Yet the follower of Yeshua (The Hebrew name of Jesus) was not chosen.  He chose to follow, instead of being chosen.  There is a difference, and it is important.  He was at risk of turning away, of being distracted from his healthy choice, if he went to his family – his old way of living.  He had to follow immediately or he would be in danger of being distracted from the path that leads to life.

This feels like an echo of the Parable of the Sower.  Here is the Condensed Gospel version of Jesus’ explanation of it –

The parable of the sower explained

Jesus said “Do you not understand this parable? Then how are you going to be able to understand any of them? The seed is the word of God. The sower is the one who shares it with others. The people along the path are those who have heard the message about the kingdom and don’t understand it. Satan has snatched away the words that were sown in their hearts so they would not believe and be saved.”

As for the seed sown on rocky ground, this represents the people who hear the word and immediately receive it joyfully. However, because they are not rooted in their faith, they believe for a little while but stumble when troubles come because of the word.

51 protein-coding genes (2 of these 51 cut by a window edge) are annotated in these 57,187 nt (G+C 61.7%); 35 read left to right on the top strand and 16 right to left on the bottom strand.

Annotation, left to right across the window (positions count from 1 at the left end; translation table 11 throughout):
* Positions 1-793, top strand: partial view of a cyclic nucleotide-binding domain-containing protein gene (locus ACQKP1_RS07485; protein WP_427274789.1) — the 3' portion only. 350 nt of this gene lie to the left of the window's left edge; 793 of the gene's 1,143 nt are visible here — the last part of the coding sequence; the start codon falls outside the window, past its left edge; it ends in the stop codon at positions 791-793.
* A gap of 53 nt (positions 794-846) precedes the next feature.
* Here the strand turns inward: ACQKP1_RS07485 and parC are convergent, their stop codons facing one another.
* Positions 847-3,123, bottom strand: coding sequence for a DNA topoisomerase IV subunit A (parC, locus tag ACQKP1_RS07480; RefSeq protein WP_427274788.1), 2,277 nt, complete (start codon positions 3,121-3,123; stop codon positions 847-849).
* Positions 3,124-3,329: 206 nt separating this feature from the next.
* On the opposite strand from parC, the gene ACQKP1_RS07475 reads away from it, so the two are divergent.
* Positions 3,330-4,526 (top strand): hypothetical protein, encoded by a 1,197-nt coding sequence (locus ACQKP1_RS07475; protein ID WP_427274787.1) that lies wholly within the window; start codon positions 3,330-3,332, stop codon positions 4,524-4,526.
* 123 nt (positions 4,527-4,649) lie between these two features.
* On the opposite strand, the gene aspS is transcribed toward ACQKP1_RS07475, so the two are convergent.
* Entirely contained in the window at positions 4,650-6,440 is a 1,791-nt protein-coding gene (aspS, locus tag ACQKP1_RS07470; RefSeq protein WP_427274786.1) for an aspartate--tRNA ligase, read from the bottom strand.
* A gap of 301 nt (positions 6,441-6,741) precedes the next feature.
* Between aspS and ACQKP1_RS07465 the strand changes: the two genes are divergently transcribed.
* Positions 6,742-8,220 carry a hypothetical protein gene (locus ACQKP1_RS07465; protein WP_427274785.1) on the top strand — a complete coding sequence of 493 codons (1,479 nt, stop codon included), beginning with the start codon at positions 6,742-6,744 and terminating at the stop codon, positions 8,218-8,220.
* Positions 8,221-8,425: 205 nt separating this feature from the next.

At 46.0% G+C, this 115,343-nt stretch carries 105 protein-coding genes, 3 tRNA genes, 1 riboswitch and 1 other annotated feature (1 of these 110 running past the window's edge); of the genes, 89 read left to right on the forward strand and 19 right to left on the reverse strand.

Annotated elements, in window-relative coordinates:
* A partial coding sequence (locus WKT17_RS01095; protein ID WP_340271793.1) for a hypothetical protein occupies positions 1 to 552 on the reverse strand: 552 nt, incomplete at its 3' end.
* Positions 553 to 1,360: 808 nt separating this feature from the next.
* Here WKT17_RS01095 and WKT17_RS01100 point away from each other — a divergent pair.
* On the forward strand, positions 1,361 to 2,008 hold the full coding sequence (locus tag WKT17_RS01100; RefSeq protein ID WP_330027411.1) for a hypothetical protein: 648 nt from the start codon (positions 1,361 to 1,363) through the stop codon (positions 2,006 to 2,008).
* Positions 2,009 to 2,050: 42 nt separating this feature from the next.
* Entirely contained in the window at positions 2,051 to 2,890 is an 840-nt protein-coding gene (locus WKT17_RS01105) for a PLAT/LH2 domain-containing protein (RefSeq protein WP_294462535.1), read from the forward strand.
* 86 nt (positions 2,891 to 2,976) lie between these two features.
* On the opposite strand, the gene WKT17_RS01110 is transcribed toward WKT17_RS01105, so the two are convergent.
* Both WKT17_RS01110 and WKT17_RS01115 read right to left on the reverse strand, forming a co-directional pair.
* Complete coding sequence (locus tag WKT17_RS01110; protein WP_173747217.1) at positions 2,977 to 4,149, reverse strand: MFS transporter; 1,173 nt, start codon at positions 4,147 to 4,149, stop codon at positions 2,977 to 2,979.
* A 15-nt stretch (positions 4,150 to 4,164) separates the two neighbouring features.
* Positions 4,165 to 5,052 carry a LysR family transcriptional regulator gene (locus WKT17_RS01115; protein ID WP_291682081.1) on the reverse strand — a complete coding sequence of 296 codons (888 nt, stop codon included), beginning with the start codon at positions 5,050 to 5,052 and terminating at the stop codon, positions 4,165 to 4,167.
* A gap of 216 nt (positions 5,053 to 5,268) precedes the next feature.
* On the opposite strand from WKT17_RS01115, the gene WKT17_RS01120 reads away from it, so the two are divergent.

Regarding the seed sown among thorns, these are the people who hear the word but are distracted and paralyzed by worry and greed, and the word is not able to take root in them and produce any fruit.

But the seed sown on good ground represents the people who hear the word with honest and open hearts. They understand it, welcome it, and through endurance are able to bear much fruit, even up to 100 times what was sown.”

MT 13:18-24, MK 4:13-20, LK 8:11-15

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Spiritual but not religious – poem

“Spiritual but not religious”?
So was Jesus.
Jesus didn’t come to create a religion
he came to start a relationship.
Jesus wants you to know
that God loves you personally.
That God isn’t some
amorphous thing in the sky
waiting to catch you screwing up.
God loves you
God made you.
God wants you
to know God personally,
directly,
without an intermediary.

Jesus couldn’t stand